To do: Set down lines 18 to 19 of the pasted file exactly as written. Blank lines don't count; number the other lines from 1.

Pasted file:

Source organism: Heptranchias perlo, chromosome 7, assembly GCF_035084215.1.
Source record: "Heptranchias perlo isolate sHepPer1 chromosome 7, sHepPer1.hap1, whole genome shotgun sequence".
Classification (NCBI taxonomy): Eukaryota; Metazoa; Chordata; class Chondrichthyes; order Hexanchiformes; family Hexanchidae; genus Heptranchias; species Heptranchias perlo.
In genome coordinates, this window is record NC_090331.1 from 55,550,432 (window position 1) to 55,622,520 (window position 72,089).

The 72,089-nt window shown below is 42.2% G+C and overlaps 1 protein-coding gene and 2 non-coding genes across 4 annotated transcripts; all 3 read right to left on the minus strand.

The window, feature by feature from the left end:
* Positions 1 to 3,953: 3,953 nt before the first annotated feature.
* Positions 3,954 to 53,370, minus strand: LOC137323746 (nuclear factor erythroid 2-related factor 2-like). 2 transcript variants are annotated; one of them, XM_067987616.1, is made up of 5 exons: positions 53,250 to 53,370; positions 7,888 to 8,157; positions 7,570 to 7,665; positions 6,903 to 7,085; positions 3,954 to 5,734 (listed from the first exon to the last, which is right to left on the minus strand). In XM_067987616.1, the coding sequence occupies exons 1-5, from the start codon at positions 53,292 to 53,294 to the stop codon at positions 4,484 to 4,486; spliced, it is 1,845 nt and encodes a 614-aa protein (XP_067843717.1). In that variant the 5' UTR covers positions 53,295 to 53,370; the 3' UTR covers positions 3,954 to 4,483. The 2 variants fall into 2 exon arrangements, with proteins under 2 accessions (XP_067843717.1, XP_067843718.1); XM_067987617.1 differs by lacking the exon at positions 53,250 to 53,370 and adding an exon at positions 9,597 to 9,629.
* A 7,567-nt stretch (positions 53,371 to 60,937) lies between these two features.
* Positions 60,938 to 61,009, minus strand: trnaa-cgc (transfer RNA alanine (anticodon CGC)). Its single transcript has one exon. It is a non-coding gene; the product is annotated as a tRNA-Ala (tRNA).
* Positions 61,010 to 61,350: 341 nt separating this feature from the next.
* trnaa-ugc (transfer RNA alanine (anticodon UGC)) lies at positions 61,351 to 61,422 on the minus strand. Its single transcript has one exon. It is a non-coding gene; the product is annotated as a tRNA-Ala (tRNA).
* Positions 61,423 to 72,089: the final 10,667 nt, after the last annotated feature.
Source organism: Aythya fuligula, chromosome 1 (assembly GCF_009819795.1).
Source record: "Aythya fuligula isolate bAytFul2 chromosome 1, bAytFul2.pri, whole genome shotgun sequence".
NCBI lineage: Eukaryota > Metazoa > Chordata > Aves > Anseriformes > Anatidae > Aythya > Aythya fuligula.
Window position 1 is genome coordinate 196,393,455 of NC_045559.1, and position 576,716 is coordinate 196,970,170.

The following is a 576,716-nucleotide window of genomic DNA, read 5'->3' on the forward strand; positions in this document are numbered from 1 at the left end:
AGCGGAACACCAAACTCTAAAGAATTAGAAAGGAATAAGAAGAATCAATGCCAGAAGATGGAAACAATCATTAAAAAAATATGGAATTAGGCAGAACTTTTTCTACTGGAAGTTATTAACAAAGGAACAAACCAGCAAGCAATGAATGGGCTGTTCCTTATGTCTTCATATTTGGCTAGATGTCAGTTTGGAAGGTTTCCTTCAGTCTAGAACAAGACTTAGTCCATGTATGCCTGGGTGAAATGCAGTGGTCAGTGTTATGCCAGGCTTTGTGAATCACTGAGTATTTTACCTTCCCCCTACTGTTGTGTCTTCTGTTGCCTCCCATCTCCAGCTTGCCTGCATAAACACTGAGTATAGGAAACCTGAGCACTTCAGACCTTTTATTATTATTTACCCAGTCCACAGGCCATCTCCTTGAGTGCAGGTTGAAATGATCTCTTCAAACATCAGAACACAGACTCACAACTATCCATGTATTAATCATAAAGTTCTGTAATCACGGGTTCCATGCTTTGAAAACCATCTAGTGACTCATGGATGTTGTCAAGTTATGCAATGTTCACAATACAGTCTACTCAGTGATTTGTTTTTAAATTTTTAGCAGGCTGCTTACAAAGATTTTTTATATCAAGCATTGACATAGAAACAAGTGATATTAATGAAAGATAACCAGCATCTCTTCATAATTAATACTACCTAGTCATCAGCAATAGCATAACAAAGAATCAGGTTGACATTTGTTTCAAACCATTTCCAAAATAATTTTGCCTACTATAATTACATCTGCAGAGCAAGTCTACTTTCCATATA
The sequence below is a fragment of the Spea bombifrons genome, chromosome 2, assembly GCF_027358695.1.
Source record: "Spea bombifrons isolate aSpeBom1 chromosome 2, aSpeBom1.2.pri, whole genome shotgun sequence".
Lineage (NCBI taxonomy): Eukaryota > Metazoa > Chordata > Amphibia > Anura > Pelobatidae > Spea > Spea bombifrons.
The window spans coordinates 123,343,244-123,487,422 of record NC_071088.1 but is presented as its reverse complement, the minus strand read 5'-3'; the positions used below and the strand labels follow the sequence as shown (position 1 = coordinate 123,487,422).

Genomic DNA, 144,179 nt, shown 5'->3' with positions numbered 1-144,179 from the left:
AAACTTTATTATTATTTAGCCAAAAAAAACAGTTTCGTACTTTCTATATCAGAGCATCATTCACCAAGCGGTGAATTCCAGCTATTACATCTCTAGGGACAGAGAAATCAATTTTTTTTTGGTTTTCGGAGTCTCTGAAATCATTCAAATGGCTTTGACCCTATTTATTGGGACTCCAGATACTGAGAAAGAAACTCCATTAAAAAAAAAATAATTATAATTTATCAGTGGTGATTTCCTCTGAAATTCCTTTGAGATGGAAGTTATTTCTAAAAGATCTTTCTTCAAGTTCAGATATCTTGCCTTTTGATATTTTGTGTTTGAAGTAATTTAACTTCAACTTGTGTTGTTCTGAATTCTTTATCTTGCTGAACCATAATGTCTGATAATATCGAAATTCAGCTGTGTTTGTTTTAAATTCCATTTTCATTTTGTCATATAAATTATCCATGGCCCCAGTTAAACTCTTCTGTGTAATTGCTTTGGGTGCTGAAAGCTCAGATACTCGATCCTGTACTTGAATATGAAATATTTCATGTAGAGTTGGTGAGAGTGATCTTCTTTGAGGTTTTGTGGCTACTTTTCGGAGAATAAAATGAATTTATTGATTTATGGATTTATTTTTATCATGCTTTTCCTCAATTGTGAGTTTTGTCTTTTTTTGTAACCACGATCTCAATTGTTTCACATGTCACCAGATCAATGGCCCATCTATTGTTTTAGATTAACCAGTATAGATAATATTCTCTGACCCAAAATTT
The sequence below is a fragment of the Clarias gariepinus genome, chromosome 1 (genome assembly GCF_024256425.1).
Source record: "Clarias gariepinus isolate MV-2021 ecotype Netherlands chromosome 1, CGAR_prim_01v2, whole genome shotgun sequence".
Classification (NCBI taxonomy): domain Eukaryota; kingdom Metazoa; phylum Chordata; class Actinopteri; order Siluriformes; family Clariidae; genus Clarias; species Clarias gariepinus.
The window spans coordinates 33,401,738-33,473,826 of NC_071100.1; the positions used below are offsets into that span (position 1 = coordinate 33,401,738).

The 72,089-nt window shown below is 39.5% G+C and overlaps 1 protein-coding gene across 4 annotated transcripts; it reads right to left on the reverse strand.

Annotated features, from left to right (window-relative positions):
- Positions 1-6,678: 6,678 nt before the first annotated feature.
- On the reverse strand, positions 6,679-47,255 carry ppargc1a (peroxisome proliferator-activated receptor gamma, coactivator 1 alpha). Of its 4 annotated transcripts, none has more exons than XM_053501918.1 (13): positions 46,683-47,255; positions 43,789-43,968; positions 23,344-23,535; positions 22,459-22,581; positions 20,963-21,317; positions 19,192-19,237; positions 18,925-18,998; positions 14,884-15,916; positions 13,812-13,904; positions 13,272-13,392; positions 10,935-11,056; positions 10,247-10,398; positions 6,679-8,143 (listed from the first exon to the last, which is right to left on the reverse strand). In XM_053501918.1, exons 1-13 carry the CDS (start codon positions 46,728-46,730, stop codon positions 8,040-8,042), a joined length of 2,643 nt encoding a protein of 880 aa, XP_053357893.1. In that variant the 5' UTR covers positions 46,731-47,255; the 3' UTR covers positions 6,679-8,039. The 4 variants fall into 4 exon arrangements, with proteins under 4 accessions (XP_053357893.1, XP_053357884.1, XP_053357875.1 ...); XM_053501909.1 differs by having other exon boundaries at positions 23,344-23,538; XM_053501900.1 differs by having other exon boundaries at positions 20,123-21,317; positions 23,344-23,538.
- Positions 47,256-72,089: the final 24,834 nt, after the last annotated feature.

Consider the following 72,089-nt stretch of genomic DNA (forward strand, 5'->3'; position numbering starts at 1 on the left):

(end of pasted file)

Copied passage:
The following is a 576,716-nucleotide window of genomic DNA, read 5'->3' on the forward strand; positions in this document are numbered from 1 at the left end:
AGCGGAACACCAAACTCTAAAGAATTAGAAAGGAATAAGAAGAATCAATGCCAGAAGATGGAAACAATCATTAAAAAAATATGGAATTAGGCAGAACTTTTTCTACTGGAAGTTATTAACAAAGGAACAAACCAGCAAGCAATGAATGGGCTGTTCCTTATGTCTTCATATTTGGCTAGATGTCAGTTTGGAAGGTTTCCTTCAGTCTAGAACAAGACTTAGTCCATGTATGCCTGGGTGAAATGCAGTGGTCAGTGTTATGCCAGGCTTTGTGAATCACTGAGTATTTTACCTTCCCCCTACTGTTGTGTCTTCTGTTGCCTCCCATCTCCAGCTTGCCTGCATAAACACTGAGTATAGGAAACCTGAGCACTTCAGACCTTTTATTATTATTTACCCAGTCCACAGGCCATCTCCTTGAGTGCAGGTTGAAATGATCTCTTCAAACATCAGAACACAGACTCACAACTATCCATGTATTAATCATAAAGTTCTGTAATCACGGGTTCCATGCTTTGAAAACCATCTAGTGACTCATGGATGTTGTCAAGTTATGCAATGTTCACAATACAGTCTACTCAGTGATTTGTTTTTAAATTTTTAGCAGGCTGCTTACAAAGATTTTTTATATCAAGCATTGACATAGAAACAAGTGATATTAATGAAAGATAACCAGCATCTCTTCATAATTAATACTACCTAGTCATCAGCAATAGCATAACAAAGAATCAGGTTGACATTTGTTTCAAACCATTTCCAAAATAATTTTGCCTACTATAATTACATCTGCAGAGCAAGTCTACTTTCCATATA